Murraya koenigii (L.) Spreng. (Rutaceae)In far western Nepal, the leaves used as anthelmintic and in blood disorders [10]. In Uttarakhand, a leaf paste applied to skin diseases [19]. In the Kangra district of Himachal Pradesh, a paste of the branch is applied as a poultice on skin infections [196].None reported for Himalayan essential oils.Leaf oil from Dehradun, Uttarakhand: α-pinene (51.7%), sabinene (10.5%), β-pinene (9.8%) [197].
Nardostachys grandiflora DC. (Caprifoliaceae)In far-western Nepal, the rhizome oil is used for headaches; the rhizome is used in epilepsy and mental weakness [10]. In central Nepal, the juice from the whole plant is taken to treat headache and high altitude sickness [11]; the root paste is applied externally to tumors [13]. In northwestern Nepal, a powder or infusion of rhizomes are taken for cough, cold, fever, food poisoning, stomach disorder, intestinal worms, normal headache, and headache from high altitude sickness; a paste is applied externally on wounds; a paste is also used for joint pains and cuts; a root decoction taken early in the morning is beleived to be tonic; the plant is also used as incense [44].Rhizome oil from Nepal, antimicrobial (Bacillus cereus, Escherichia coli, Candida albicans), cytotoxic (MDF-7) [198].Rhizome oil from Nepal: β-gurjunene (9.4%), valerena-4,7(11)-diene (7.1%), nardol A (6.0%), 1(10)-aristolen-9β-ol (11.6%), jatamansone (7.9%) [198].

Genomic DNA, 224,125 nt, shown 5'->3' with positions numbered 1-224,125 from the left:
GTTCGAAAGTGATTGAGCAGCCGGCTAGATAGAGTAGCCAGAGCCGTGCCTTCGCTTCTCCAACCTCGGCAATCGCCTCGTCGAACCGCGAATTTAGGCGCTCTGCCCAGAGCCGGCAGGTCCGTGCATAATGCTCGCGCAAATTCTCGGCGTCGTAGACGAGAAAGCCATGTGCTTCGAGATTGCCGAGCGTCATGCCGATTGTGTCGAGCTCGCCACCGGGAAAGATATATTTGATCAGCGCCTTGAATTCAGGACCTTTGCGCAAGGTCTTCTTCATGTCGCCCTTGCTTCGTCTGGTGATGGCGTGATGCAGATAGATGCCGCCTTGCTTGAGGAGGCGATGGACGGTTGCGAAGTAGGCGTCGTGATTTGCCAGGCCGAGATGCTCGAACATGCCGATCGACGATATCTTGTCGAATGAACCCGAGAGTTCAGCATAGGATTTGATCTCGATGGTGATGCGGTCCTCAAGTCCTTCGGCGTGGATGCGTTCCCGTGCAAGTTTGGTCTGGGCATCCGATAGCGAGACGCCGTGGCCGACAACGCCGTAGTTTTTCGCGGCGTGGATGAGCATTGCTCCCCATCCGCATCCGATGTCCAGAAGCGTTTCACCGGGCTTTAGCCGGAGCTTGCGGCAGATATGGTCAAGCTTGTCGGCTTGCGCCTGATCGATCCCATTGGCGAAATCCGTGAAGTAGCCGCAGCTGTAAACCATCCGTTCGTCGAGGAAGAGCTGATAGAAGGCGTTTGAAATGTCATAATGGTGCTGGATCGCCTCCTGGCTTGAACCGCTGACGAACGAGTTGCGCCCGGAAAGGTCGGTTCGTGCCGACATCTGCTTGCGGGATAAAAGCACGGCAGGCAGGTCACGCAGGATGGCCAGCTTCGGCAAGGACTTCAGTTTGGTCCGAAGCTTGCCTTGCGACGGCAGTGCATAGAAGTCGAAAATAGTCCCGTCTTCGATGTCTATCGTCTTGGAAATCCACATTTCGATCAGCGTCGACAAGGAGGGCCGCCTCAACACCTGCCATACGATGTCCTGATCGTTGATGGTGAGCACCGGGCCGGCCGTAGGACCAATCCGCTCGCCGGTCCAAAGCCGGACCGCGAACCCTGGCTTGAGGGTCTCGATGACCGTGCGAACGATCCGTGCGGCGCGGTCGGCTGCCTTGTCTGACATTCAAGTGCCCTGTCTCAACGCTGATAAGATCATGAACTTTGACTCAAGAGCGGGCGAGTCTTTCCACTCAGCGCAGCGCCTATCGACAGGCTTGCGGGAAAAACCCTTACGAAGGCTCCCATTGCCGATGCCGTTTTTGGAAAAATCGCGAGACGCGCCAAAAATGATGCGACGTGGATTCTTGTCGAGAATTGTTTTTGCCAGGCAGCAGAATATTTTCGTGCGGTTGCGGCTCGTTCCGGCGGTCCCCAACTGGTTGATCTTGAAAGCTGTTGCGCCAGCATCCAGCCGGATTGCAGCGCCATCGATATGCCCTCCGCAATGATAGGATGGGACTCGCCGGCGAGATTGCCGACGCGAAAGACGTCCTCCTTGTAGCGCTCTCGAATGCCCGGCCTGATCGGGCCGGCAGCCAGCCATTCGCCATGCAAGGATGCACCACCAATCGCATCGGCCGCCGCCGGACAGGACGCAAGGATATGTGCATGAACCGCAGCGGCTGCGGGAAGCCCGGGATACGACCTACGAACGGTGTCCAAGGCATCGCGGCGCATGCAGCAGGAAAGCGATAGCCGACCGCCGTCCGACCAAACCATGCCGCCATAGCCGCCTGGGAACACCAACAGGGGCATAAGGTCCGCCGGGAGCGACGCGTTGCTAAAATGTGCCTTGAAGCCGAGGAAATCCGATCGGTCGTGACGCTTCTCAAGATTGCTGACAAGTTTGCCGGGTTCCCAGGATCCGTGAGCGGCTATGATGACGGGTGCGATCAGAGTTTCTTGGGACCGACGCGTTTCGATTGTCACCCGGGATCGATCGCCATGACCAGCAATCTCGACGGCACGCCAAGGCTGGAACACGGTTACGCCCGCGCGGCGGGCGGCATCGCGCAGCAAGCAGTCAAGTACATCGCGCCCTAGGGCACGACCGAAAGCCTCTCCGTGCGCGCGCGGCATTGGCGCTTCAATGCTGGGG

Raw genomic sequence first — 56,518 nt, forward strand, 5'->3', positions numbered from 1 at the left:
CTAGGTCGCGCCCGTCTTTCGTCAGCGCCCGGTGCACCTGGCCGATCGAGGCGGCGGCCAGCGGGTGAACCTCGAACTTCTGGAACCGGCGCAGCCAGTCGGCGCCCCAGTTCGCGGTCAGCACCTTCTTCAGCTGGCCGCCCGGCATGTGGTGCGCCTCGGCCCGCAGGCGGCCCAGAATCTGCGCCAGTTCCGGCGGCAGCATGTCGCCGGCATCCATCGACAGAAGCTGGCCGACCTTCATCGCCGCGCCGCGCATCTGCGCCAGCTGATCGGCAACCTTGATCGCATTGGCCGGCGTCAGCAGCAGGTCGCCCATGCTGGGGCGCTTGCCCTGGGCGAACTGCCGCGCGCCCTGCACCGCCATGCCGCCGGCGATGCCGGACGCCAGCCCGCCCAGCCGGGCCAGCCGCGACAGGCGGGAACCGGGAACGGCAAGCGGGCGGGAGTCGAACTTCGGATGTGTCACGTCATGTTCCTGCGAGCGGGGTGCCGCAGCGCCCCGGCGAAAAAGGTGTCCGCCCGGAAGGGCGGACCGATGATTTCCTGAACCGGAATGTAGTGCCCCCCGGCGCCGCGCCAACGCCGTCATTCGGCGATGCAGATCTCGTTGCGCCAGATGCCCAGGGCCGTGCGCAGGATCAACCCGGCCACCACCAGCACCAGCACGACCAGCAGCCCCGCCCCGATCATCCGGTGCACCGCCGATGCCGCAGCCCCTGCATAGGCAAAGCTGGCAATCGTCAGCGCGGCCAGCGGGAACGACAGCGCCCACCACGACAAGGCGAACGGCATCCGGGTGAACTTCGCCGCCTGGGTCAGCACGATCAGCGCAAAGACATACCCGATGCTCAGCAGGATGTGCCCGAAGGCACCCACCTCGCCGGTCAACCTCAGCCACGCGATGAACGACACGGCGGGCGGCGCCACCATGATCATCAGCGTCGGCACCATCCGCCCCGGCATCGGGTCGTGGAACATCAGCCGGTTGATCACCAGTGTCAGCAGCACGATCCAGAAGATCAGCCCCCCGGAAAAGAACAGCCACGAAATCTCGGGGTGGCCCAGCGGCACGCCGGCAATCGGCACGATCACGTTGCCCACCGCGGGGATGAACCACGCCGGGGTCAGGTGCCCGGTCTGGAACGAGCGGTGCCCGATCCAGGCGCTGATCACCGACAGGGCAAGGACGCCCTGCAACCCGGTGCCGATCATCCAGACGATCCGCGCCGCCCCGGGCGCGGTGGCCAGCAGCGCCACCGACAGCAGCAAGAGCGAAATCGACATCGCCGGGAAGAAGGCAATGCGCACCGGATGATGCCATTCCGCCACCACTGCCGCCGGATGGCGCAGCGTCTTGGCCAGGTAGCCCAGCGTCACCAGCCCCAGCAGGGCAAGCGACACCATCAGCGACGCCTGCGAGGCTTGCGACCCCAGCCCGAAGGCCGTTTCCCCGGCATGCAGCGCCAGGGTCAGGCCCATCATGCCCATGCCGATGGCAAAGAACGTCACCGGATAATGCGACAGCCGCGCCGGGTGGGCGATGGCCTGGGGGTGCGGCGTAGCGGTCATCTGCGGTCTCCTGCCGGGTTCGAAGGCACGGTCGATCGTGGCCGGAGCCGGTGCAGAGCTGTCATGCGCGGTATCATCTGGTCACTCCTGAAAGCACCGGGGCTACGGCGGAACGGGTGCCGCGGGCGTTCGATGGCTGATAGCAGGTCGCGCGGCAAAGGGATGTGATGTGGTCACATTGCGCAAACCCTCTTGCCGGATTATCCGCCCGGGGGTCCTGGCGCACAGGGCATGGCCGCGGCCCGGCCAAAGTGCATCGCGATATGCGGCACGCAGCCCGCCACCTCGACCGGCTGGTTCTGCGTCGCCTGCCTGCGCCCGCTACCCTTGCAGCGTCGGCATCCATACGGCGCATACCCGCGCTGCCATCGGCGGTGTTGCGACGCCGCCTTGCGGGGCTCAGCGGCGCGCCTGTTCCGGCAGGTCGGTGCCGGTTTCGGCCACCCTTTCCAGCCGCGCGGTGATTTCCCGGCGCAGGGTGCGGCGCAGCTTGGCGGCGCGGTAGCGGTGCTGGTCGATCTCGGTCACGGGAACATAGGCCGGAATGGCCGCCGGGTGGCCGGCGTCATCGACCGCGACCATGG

Neolitsea pallens (D. Don) Momiy. and H. Hara (Lauraceae)In the Parbat district of western Nepal, the juice of the fruit is applied externally to treat scabies and exzema [199].Leaf oil from Uttarakhand not antibacterial [125]Leaf oil from Uttarakhand: furanogermenone (59.5%), β-caryophyllene (6.6%) [101].
Nepeta ciliaris Benth. (Lamiaceae)Local people in the Kedarnath Wildlife Sanctuary of Uttarakhand use a decoction of the leaves to reduce fever [49].None reportedNone reported
Nepeta clarkei Hook. f. (Lamiaceae)None reportedAerial parts essential oil from Uttarakhand, antimicrobial (Pseudomonas aeruginosa) [200].Aerial parts essential oil from Malari, Chamoli, Uttarakhand: iridodial β-monoenol acetate (25.3%), β-sesquiphellandrene (22.0%), germacrene D (13.0%), α-guaiene (10.0%) [200]. Aerial parts essential oil from Gulmarg, Kashmir: kaur-16-ene (36.6%), pimara-7,15-dien-3-one (19.7%), caryophyllene oxide (14.1%) [201].
Nepeta discolor Royle ex Benth. (Lamiaceae)In the Bhotiya tribal communities of Niti valley, Uttarakhand, India, a leaf decoction, mixed with honey, is used to treat tuberculosis [190]. In the Nubra valley [38] and the Leh-Ladakh region [202] of Kashmir, a decoction of the leaves is used to treat coughs, colds, and fever.Essential oil from Uttarakhand, not antimicrobial [200].Aerial parts essential oil from Malari, Chamoli, Uttarakhand: 1,8-cineole (25.5%), β-caryophyllene (18.6%), p-cymene (9.8%) [200].